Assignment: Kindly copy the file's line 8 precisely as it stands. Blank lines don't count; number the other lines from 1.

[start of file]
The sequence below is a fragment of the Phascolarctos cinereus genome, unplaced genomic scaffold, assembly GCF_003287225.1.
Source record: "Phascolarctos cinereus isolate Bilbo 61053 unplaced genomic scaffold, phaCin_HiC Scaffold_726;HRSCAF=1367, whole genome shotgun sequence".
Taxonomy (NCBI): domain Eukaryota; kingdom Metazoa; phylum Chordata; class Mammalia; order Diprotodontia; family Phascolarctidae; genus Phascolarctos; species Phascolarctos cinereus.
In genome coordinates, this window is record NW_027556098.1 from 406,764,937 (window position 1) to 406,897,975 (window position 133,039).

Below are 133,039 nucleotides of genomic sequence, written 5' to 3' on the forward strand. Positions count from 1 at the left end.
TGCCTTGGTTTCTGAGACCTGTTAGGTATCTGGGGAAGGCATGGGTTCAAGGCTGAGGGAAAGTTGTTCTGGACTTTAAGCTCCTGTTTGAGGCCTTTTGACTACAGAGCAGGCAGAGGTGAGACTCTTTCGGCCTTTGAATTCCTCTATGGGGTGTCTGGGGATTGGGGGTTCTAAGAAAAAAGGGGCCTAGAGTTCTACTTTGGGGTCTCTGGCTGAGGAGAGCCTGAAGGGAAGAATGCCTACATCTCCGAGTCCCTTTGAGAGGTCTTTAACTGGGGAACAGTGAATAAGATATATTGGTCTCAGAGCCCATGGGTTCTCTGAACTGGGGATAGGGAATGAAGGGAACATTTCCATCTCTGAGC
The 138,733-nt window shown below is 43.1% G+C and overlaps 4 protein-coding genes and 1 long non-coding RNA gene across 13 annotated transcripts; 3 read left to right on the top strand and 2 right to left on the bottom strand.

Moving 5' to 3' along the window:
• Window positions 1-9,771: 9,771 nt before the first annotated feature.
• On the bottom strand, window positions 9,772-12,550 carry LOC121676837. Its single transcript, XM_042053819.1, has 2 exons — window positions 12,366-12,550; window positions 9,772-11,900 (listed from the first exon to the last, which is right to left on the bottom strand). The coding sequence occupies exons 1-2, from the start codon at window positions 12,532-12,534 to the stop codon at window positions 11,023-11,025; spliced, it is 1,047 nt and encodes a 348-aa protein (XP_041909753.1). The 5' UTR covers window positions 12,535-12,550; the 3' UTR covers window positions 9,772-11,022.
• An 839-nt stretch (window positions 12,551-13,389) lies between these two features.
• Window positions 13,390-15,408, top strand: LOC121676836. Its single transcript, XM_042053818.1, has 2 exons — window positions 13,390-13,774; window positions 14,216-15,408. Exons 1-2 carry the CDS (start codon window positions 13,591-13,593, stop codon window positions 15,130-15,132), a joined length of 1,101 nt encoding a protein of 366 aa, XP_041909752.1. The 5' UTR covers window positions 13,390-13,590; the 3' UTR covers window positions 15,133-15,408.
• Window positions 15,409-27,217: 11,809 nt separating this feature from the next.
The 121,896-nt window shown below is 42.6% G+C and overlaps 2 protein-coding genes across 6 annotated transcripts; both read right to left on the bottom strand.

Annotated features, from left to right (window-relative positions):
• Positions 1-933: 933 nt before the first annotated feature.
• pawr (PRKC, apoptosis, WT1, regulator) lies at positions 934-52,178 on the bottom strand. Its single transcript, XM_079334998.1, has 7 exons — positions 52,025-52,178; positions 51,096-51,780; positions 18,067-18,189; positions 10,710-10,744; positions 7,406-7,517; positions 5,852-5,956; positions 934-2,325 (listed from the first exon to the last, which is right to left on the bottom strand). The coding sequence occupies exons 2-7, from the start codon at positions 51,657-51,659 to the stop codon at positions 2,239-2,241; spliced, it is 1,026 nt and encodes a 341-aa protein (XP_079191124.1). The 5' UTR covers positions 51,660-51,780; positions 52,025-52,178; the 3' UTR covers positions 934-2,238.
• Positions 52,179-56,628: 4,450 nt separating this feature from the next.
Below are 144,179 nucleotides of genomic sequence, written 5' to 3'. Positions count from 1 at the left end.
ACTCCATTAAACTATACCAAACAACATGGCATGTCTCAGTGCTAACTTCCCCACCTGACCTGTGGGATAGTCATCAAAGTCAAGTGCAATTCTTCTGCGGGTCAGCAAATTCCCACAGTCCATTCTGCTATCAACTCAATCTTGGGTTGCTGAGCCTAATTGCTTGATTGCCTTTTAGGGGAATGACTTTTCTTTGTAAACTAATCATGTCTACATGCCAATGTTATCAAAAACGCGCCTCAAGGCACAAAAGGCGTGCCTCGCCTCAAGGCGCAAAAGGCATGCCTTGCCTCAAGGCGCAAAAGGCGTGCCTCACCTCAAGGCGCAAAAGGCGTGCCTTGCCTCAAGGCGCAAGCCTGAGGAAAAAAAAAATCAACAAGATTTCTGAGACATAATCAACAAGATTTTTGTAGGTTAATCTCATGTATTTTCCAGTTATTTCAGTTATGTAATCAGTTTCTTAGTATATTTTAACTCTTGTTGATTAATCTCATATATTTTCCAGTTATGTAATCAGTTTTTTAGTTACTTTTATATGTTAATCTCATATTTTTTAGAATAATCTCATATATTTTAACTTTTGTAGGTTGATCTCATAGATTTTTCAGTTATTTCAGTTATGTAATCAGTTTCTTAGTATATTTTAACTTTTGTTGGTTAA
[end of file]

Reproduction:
Moving 5' to 3' along the window: